I work in a financial company, so this analogy is especially poignant to those I work with.
We all know – or hopefully should know – the risks associated with being in financial debt. At times, it makes sense to go into a little debt to buy something we can’t yet afford out of pocket (like a house or a car). If we get into too much debt though, we end up paying all of our money in interest and don’t have enough to pay down the principal. Eventually, we may default or go bankrupt.
The same idea can be applied within IT. Ward Cunningham coined the term Technical Debt to refer to instances where a developer chooses a poor design over a more well-crafted, sometimes “more expensive” design (in terms of time and/or effort). At times this make sense – such as if we want to get something out to production sooner to take advantage of new features.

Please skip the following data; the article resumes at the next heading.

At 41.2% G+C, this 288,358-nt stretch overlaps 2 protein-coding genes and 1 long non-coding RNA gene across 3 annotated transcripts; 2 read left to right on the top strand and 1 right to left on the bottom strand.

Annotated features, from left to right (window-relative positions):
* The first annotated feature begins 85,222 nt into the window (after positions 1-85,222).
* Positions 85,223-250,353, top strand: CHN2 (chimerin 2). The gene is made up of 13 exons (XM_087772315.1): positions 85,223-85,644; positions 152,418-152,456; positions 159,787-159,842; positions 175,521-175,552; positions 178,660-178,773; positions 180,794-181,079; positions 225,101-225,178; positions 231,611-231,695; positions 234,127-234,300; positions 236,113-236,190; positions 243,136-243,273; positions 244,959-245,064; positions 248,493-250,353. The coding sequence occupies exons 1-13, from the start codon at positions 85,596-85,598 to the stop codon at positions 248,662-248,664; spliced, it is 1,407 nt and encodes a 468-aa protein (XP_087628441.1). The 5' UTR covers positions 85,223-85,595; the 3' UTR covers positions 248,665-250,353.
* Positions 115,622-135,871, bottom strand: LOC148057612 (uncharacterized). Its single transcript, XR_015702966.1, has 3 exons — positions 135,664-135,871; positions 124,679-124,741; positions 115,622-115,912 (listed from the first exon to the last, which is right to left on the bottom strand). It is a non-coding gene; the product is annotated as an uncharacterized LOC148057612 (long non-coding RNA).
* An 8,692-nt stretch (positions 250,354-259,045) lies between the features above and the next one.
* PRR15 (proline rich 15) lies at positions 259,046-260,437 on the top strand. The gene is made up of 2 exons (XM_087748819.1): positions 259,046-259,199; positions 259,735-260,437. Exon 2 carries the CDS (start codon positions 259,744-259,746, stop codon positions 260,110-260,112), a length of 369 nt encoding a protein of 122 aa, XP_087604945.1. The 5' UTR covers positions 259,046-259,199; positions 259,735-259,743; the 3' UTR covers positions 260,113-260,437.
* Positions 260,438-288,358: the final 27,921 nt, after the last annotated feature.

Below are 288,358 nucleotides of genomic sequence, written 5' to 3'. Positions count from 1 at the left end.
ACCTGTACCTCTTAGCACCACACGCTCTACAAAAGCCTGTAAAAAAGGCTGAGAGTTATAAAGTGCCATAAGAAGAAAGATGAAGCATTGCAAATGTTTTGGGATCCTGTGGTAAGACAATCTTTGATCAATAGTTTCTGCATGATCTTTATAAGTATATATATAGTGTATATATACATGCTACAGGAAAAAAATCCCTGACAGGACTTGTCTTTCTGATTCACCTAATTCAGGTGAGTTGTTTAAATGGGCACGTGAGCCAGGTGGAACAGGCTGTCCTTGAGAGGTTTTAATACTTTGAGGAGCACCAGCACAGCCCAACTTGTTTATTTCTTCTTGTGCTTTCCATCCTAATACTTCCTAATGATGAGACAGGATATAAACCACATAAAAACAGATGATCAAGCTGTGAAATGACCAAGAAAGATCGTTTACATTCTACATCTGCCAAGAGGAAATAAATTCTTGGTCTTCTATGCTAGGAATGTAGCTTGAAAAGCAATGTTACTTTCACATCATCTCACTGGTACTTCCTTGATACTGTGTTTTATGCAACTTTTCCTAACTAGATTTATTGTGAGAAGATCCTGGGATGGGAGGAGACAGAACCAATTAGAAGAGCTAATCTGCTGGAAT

- Larger maintenance effort
- More difficulty in building upon the initial design
- Having to perform manual operations that could have been automated.
It’s important to identify these risks and be sure to pay down the “principal” (through refactoring and re-designs) over time so that we don’t bury ourselves in too much of our own technical debt. And, just like when paying down financial debt, it’s ok to pay down a little at a time (through small design changes/refactorings) instead of trying to make one big “payment”.
Think about any projects or systems you have on your team. Are you incurring any technical debt from those systems? Is that “interest” hindering your daily activities? In what ways could you try to pay down that debt today, if you had the time?
Some food for thought…